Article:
IN this book Mr. Buchanan affords his readers a most complete view of his many gifts. Early in his career the public attained to a tolerably accurate estimate of the quality of his poetic genius; but of the range of his powers in various directions he has in recent years made rather unexpected disclosure. His earliest efforts were mystic, philosophic, and to some extent romantic in character; and when the natural tendency of his mind to look beneath the surface for sources of inspiration was brought to bear on immediate subjects, to the neglect of the more remote ones that furnished him with his primary prompting, he became at once a popular writer. His London Poems was a book happily conceived and admirably executed; and its success was due equally to the circumstance that it was the first of many similar products by writers of all degrees of merit, and to the intrinsic value of the author’s lyric gift. Indeed, the volume had throughout a spontaneity that was itself full of refreshing cheer, and bore witness to a strong hold of reality that was at least strangely in contrast with the writer’s mystic beginnings. It was not difficult at this early stage to perceive the sources of Mr. Buchanan’s poetic impulse, notwithstanding a good deal that was said at the time with a view to showing that in the new poet the literature had secured a new voice. What it had in fact secured was a most notable addition to the number of writers who possessed a marked facility in rich and varied verse, a genuine command over the rougher sorts of pathos, and a great fund of genuine humour, not, perhaps, of the higher, unconscious, ingenuous kind, but of that rollicking order which results from a very lively perception of the ludicrous. Apart from these, there was one characteristic of Mr. Buchanan’s work which merited recognition: we mean its vivid realisation of the phenomena of nature. Here Mr. Buchanan was conspicuous among the poets later than Tennyson, for it is not more certain that there was a school of Cockney poets at the beginning of the century than that certain of the poets who were young when Mr. Buchanan began to write furnished abundant evidence that their familiarity with the aspects of external nature was limited to their acquaintance with Hampstead Heath. There was assuredly ample display, amounting, indeed, to plethora, of passionate love of nature, but it had often a bookish appearance, and bore much the same resemblance to the picture that grows out of constancy of intercourse as landscape gardening bears to the primitive face of a natural garden. Mr. Buchanan wrote like one who had looked upon external nature in many places and under many of her changeful moods; his description of the great snow in the “White Rose and Red” was eminently vivid, and, though wanting perhaps in the face-to-face faithfulness which belongs to a description by Wordsworth, had something of the emotional portraiture which we associate with Byron. And this touches the most conspicuous quality of Mr. Buchanan’s poetry. Great power of observation and of swift, rather than subtle, perception constitute his best gift. The present volume exhibits nothing more plainly than the author’s knowledge of life, his acquaintance with the world, and his powerful grasp of actual fact. In poems like “The Lights of Leith,” “Phil Blood’s Leap,” and “O’Connor’s Wake” Mr. Buchanan shows how much he has seen and heard and felt—in a word, how much he has lived. And this power of observation and vividness of perception, coupled with a capacity for dramatic realisation (within determinable limits), while it constitutes his salient gift, denotes also the limit of his genius. The reader of this book of ballads may perceive immediately where Mr. Buchanan’s faculty fails him by turning from such masterly stories of real life as “The Wedding of Shon Maclean” and “James Avery” to the vaguer confines of such semi-philosophical creations as “Earth and the Soul” and “Giant Despair,” not to speak of the more fanciful poetic fabric of “The Faëry Foster-Mother,” or “The Asrai,” or even such narratives of remote interest as “Fra Giacomo,” “Convent Robbing,” or “The Devil’s Peepshow.” It is where Mr. Buchanan permits himself to rely in any large measure upon the purely imaginative in conception, as well as in treatment, that his grasp becomes perceptibly weaker. Not that he is deficient in imaginative phantasy (it would be fatal to his claims as a poet—whatever his power in the portrayal of human passions—if he were), but that imaginative phantasy is in his case best confined to the sensuous presentment, not the gestation, of his thought. Where it is permitted to become fundamental, the writer’s strength is dissipated. This is observable in such poems in the present volume as “The ‘Midian-Mara,’” “Will o’ the Wisp,” and “The Changeling;” and more notably still in Mr. Buchanan’s deservedly celebrated ballad of “Judas Iscariot.” The last- named poem is, in the strict sense, a pure poetic phantasm, with only such side-hold of reality as belongs to the reflected picture of the fruits of sin and the terrors of remorse; it lives in the mind as a thing born of the imagination and having no existence apart from it; possessed of no parallel, no antetype, in the world of actual fact. At first sight, it seems well, consistently, and completely imagined, perfect in its parts, rounded and finished into unity, and pregnant with a memorable significance. Assuredly it is Mr. Buchanan’s most imaginative creation, but it fails (where everything of his must fail) in realising the supernatural—an element in the poetic art which neither observation of life nor perception of human passion may compass, and which nothing can achieve save the vision that can go to work upon itself. “Judas Iscariot” is a poem of which any man whatever might be proud. Few things in modern poetry are more strikingly conceived than the light to which the soul of Judas Iscariot bears the body of Judas Iscariot—not because it would do  so, but must. Yet the poem proves conclusively how much Mr. Buchanan is dependent, in the exercise of his highest faculty, upon the promptings of the actual world of men and women. What the work would have been if to the human fire the poet has infused there had been added the spiritual vision which Coleridge might have given it, we can easier realise to our emotions than to our intellect. Less ambitious, but more satisfying, because more adequate, than this, is a poem in the present volume which, limited in sphere to the realm of stern fact, brings into active operation every gift and acquirement of the writer, embracing knowledge of life, familiarity with the phenomena of external nature, strength of passion, and force of robust intelligence; nay, the very mysticism of his early impulse finds expression in it; and, if the incidents have a tragic character that forbids the play of the fine humour that is natural to the narrator, they start as a counterbalancing effect a vein of deeper pathos, perhaps, than has yet been touched by his hand. “The Lights of Leith” is a ballad of which the foundation is stated to be historical. It turns upon the infamous statute against witchcraft which was procured by James VI. of Scotland upon his accession to the English throne, and remained unrepealed until 1736, and even then was repealed only under strong protest from the Scottish clergy. One traveller, as late as 1664, is said to notice casually the fact of having seen nine witches burning together at Leith. The ballad tells the story of a sailor of Leith who returns after years of absence to find his old mother burning at the stake in his native town:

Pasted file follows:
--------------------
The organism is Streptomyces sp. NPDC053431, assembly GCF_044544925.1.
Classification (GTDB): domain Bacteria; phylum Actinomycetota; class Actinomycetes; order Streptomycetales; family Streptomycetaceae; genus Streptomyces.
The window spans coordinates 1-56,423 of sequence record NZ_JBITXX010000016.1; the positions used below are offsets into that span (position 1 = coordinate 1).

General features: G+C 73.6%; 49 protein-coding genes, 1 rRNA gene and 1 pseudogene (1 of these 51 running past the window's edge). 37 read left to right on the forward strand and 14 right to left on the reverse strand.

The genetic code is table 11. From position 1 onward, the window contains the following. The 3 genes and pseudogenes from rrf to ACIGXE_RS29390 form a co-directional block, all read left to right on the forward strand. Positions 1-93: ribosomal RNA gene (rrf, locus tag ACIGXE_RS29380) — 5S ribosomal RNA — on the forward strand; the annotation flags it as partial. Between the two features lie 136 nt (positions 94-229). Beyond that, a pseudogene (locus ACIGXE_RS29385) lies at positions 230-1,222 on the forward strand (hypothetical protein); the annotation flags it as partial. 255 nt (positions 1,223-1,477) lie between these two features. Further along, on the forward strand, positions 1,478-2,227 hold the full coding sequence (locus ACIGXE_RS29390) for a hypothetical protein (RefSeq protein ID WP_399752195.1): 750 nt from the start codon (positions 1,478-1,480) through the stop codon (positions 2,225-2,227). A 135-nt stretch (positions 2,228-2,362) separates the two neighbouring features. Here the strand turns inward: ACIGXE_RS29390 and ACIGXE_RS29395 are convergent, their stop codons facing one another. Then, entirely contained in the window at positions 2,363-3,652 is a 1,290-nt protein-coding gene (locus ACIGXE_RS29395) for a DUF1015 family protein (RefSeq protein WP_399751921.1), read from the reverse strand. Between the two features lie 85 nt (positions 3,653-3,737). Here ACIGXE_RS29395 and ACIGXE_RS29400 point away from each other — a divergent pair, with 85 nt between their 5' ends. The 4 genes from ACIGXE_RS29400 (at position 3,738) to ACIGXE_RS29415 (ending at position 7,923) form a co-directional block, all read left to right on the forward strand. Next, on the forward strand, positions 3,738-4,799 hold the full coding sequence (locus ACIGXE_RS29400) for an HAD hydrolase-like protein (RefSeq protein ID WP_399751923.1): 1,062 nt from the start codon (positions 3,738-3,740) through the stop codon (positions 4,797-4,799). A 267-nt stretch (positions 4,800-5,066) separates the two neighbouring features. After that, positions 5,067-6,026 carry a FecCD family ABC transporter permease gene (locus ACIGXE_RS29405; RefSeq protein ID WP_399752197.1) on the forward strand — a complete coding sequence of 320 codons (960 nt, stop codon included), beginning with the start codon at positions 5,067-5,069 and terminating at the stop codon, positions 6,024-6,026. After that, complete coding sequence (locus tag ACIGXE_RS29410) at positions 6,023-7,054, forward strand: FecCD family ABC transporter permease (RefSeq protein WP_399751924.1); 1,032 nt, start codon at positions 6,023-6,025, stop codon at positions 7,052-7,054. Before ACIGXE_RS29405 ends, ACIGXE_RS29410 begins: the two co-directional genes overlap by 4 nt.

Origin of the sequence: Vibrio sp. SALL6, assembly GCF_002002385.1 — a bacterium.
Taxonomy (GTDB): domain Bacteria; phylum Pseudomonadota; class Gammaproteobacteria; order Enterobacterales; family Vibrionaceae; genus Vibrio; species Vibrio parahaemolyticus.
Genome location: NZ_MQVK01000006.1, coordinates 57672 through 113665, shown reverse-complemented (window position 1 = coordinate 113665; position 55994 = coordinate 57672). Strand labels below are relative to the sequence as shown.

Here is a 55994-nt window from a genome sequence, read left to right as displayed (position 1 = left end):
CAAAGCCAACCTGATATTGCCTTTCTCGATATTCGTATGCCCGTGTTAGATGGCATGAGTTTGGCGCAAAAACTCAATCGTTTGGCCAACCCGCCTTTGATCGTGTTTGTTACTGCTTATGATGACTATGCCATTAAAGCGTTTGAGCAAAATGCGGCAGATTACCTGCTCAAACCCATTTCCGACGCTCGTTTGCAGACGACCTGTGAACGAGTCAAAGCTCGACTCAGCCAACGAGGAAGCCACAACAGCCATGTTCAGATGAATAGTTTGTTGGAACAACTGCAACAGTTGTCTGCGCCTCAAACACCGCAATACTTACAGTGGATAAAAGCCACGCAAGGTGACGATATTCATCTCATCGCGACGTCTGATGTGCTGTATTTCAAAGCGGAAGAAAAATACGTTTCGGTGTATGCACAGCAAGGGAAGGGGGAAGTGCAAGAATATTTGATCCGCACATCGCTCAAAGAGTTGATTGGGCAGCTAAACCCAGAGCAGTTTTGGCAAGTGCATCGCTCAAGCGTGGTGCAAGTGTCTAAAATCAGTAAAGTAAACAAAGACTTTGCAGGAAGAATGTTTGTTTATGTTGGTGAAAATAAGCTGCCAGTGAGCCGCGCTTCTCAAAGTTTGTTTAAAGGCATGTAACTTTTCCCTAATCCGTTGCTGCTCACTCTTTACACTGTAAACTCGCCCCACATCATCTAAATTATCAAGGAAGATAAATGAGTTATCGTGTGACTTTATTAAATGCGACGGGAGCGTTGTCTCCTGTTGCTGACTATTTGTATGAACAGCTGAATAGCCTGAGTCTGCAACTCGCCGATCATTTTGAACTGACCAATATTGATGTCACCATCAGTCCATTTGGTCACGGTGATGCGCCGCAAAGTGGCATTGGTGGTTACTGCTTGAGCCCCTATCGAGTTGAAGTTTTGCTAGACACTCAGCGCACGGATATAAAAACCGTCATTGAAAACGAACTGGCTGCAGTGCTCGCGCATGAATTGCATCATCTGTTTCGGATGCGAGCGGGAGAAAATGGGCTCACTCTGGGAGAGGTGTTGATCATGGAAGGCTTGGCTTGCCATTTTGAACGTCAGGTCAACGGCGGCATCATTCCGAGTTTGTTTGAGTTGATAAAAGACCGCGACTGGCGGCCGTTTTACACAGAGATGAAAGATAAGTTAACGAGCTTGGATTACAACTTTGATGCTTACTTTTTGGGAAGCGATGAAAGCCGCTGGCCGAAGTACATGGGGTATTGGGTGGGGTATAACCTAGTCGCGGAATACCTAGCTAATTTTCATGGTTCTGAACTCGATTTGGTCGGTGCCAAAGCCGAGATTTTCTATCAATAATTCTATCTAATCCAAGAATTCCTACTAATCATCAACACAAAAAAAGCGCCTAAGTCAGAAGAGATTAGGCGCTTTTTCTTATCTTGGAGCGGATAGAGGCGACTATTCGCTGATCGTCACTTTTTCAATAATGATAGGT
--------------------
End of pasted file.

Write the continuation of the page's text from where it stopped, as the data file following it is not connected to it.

“The lights of Leith! the lights of Leith!